Elizabeth Bowen’s fourth novel,

To the North

(1932), is a tragedy; pulled by the “cold pole’s first magnetism”, its characters speed ever closer to the violent impact of their deaths (Bowen 238). The novel reiterates the purposeful direction of tragic fate through the speed of modern transport – cars, trains, aeroplanes – as well as signage and advertising, social mobility, and the passing of time. Bowen contrasts this, however, with the theme of straying. This notion is ‘performed’ in several ways – by, for example, stray people and animals, travel (the search for stra(y)ngeness), and straying from home. It is most clearly demonstrated in the text by aimlessness, a resistance to fate and direction.

To the North

plays on the tropes of the tragic genre, tying them to…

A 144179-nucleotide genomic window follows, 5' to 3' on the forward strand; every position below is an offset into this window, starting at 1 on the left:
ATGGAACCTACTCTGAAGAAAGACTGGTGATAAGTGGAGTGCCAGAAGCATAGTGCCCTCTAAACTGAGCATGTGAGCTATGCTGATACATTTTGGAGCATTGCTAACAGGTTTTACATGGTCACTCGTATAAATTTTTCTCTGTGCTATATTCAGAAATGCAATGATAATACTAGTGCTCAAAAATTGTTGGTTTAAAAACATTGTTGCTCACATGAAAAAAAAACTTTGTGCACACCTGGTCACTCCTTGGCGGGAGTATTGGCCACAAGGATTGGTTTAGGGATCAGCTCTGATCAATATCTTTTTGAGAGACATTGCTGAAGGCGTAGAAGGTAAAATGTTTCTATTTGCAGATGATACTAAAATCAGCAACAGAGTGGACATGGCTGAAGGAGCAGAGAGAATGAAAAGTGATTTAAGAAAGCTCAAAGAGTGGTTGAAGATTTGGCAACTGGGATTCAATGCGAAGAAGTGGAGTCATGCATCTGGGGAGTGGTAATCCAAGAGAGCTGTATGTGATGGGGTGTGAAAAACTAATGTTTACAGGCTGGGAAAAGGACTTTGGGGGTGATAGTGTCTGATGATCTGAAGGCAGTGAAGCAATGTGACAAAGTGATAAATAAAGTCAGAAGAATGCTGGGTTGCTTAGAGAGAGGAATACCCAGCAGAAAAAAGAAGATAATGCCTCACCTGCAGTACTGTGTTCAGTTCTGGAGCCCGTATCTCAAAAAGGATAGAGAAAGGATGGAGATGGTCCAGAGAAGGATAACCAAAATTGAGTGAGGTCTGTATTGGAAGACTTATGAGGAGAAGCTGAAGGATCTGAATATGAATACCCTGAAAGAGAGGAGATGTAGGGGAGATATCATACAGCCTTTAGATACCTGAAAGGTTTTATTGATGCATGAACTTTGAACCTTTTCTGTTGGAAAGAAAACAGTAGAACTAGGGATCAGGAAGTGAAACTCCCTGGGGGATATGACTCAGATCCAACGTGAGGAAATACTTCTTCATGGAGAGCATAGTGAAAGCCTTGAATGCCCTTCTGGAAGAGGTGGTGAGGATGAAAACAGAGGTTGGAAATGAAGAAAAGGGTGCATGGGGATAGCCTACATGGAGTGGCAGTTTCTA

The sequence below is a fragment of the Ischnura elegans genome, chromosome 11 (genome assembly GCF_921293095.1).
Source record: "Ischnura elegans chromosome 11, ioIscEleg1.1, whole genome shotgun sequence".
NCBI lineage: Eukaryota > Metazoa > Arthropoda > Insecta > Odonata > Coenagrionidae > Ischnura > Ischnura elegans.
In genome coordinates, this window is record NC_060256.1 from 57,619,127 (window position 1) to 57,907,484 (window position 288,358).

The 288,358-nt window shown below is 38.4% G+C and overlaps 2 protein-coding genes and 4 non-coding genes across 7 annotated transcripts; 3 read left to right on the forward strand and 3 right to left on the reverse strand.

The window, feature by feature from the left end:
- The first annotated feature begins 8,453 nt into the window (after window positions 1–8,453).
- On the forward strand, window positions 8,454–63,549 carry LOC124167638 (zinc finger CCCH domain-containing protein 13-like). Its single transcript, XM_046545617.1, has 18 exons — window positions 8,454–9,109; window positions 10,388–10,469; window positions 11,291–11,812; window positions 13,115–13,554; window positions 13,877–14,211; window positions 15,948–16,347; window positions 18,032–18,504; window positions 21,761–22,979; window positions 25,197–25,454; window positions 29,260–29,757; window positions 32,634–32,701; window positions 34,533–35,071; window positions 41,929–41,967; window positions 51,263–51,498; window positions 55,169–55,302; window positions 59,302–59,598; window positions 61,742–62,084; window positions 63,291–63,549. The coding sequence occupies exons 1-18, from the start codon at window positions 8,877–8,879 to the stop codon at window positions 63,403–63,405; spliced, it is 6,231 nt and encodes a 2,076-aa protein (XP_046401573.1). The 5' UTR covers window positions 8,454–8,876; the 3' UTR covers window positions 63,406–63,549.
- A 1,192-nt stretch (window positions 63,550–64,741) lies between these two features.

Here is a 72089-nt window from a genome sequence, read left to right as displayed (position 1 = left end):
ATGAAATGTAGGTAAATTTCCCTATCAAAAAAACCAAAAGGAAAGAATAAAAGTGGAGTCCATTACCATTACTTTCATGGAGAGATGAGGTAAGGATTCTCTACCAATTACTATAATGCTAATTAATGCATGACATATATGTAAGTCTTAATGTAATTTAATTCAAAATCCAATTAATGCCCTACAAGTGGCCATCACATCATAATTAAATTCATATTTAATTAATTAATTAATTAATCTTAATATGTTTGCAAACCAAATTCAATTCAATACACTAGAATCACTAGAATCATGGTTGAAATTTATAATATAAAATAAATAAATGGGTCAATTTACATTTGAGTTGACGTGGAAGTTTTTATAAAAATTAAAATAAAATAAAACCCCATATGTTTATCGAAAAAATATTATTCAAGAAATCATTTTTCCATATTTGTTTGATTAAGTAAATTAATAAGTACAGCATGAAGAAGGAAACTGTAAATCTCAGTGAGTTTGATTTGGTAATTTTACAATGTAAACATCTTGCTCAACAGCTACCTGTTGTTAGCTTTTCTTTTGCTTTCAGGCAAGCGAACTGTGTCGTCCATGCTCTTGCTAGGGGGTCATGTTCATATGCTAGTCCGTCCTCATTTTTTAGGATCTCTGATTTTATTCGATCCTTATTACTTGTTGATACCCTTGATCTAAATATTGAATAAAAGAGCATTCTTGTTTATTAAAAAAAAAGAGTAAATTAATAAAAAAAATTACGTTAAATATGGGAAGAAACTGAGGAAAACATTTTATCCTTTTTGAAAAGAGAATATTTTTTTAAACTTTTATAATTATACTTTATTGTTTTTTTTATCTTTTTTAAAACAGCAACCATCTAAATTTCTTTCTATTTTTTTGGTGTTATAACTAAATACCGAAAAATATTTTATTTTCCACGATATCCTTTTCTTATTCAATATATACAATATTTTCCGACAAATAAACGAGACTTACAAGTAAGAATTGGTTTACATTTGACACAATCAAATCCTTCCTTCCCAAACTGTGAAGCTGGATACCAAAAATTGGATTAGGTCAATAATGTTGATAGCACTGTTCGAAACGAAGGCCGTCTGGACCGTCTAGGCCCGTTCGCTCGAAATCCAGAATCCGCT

2232 words

Citation: Gildersleeve, Jessica. "To the North". The Literary Encyclopedia. First published 13 April 2008 [https://www.litencyc.com/php/sworks.php?rec=true&UID=23546, accessed 15 June 2024.]

23546 To the North 3 Historical context notes are intended to give basic and preliminary information on a topic. In some cases they will be expanded into longer entries as the Literary Encyclopedia evolves.

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